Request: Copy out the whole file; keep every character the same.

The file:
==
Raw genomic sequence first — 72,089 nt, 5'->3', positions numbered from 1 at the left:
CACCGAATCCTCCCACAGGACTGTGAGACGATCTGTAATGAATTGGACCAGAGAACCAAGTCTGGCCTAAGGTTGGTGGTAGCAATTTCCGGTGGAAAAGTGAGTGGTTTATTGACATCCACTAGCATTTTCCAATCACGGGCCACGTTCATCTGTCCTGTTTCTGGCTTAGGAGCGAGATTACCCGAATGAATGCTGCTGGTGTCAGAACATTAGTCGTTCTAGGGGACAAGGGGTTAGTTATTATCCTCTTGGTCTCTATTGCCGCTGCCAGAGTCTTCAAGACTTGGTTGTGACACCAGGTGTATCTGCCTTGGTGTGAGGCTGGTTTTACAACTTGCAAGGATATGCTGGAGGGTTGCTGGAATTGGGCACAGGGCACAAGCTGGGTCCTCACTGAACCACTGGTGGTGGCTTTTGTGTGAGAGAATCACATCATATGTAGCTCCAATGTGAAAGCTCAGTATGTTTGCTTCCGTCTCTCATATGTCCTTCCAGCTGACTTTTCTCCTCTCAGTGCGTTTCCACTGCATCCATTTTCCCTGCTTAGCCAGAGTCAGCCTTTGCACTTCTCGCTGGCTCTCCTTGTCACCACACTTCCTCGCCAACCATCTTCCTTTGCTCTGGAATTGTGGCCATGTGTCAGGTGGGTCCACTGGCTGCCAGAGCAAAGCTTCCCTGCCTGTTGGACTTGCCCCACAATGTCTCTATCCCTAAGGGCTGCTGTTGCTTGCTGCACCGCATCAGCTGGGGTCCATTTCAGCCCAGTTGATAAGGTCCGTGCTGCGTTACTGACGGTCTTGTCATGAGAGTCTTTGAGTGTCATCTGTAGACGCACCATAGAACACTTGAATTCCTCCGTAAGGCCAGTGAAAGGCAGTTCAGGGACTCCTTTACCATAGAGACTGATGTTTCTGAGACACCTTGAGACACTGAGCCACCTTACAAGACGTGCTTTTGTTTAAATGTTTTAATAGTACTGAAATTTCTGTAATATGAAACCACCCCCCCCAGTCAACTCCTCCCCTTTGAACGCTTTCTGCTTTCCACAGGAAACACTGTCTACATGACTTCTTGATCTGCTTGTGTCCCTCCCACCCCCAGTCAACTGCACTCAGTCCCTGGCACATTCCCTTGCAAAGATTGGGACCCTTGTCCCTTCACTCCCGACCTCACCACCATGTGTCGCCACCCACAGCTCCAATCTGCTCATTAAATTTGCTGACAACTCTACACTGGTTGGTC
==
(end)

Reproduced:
Raw genomic sequence first — 72,089 nt, 5'->3', positions numbered from 1 at the left:
CACCGAATCCTCCCACAGGACTGTGAGACGATCTGTAATGAATTGGACCAGAGAACCAAGTCTGGCCTAAGGTTGGTGGTAGCAATTTCCGGTGGAAAAGTGAGTGGTTTATTGACATCCACTAGCATTTTCCAATCACGGGCCACGTTCATCTGTCCTGTTTCTGGCTTAGGAGCGAGATTACCCGAATGAATGCTGCTGGTGTCAGAACATTAGTCGTTCTAGGGGACAAGGGGTTAGTTATTATCCTCTTGGTCTCTATTGCCGCTGCCAGAGTCTTCAAGACTTGGTTGTGACACCAGGTGTATCTGCCTTGGTGTGAGGCTGGTTTTACAACTTGCAAGGATATGCTGGAGGGTTGCTGGAATTGGGCACAGGGCACAAGCTGGGTCCTCACTGAACCACTGGTGGTGGCTTTTGTGTGAGAGAATCACATCATATGTAGCTCCAATGTGAAAGCTCAGTATGTTTGCTTCCGTCTCTCATATGTCCTTCCAGCTGACTTTTCTCCTCTCAGTGCGTTTCCACTGCATCCATTTTCCCTGCTTAGCCAGAGTCAGCCTTTGCACTTCTCGCTGGCTCTCCTTGTCACCACACTTCCTCGCCAACCATCTTCCTTTGCTCTGGAATTGTGGCCATGTGTCAGGTGGGTCCACTGGCTGCCAGAGCAAAGCTTCCCTGCCTGTTGGACTTGCCCCACAATGTCTCTATCCCTAAGGGCTGCTGTTGCTTGCTGCACCGCATCAGCTGGGGTCCATTTCAGCCCAGTTGATAAGGTCCGTGCTGCGTTACTGACGGTCTTGTCATGAGAGTCTTTGAGTGTCATCTGTAGACGCACCATAGAACACTTGAATTCCTCCGTAAGGCCAGTGAAAGGCAGTTCAGGGACTCCTTTACCATAGAGACTGATGTTTCTGAGACACCTTGAGACACTGAGCCACCTTACAAGACGTGCTTTTGTTTAAATGTTTTAATAGTACTGAAATTTCTGTAATATGAAACCACCCCCCCCAGTCAACTCCTCCCCTTTGAACGCTTTCTGCTTTCCACAGGAAACACTGTCTACATGACTTCTTGATCTGCTTGTGTCCCTCCCACCCCCAGTCAACTGCACTCAGTCCCTGGCACATTCCCTTGCAAAGATTGGGACCCTTGTCCCTTCACTCCCGACCTCACCACCATGTGTCGCCACCCACAGCTCCAATCTGCTCATTAAATTTGCTGACAACTCTACACTGGTTGGTC